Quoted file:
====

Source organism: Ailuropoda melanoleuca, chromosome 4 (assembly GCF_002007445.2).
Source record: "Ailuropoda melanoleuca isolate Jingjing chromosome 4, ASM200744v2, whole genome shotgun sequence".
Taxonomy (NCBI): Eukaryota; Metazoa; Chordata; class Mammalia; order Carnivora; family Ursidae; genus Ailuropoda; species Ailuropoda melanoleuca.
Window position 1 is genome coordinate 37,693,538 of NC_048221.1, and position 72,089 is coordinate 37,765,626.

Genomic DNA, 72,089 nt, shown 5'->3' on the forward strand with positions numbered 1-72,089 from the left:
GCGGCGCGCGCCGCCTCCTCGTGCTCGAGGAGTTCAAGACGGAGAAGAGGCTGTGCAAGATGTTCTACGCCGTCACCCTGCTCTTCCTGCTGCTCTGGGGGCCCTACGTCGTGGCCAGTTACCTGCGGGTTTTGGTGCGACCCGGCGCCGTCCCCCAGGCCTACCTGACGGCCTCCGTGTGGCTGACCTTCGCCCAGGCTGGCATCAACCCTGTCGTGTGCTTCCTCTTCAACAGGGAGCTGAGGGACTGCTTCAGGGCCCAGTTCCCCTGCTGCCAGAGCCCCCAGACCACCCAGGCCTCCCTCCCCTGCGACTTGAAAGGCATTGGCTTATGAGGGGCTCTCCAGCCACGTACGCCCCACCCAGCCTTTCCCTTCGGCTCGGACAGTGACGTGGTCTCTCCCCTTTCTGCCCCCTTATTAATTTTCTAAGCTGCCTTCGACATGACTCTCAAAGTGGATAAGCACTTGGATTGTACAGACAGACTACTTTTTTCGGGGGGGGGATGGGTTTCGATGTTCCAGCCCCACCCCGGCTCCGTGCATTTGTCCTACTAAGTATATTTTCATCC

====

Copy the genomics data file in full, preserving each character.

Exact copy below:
Source organism: Ailuropoda melanoleuca, chromosome 4 (assembly GCF_002007445.2).
Source record: "Ailuropoda melanoleuca isolate Jingjing chromosome 4, ASM200744v2, whole genome shotgun sequence".
Taxonomy (NCBI): Eukaryota; Metazoa; Chordata; class Mammalia; order Carnivora; family Ursidae; genus Ailuropoda; species Ailuropoda melanoleuca.
Window position 1 is genome coordinate 37,693,538 of NC_048221.1, and position 72,089 is coordinate 37,765,626.

Genomic DNA, 72,089 nt, shown 5'->3' on the forward strand with positions numbered 1-72,089 from the left:
GCGGCGCGCGCCGCCTCCTCGTGCTCGAGGAGTTCAAGACGGAGAAGAGGCTGTGCAAGATGTTCTACGCCGTCACCCTGCTCTTCCTGCTGCTCTGGGGGCCCTACGTCGTGGCCAGTTACCTGCGGGTTTTGGTGCGACCCGGCGCCGTCCCCCAGGCCTACCTGACGGCCTCCGTGTGGCTGACCTTCGCCCAGGCTGGCATCAACCCTGTCGTGTGCTTCCTCTTCAACAGGGAGCTGAGGGACTGCTTCAGGGCCCAGTTCCCCTGCTGCCAGAGCCCCCAGACCACCCAGGCCTCCCTCCCCTGCGACTTGAAAGGCATTGGCTTATGAGGGGCTCTCCAGCCACGTACGCCCCACCCAGCCTTTCCCTTCGGCTCGGACAGTGACGTGGTCTCTCCCCTTTCTGCCCCCTTATTAATTTTCTAAGCTGCCTTCGACATGACTCTCAAAGTGGATAAGCACTTGGATTGTACAGACAGACTACTTTTTTCGGGGGGGGGATGGGTTTCGATGTTCCAGCCCCACCCCGGCTCCGTGCATTTGTCCTACTAAGTATATTTTCATCC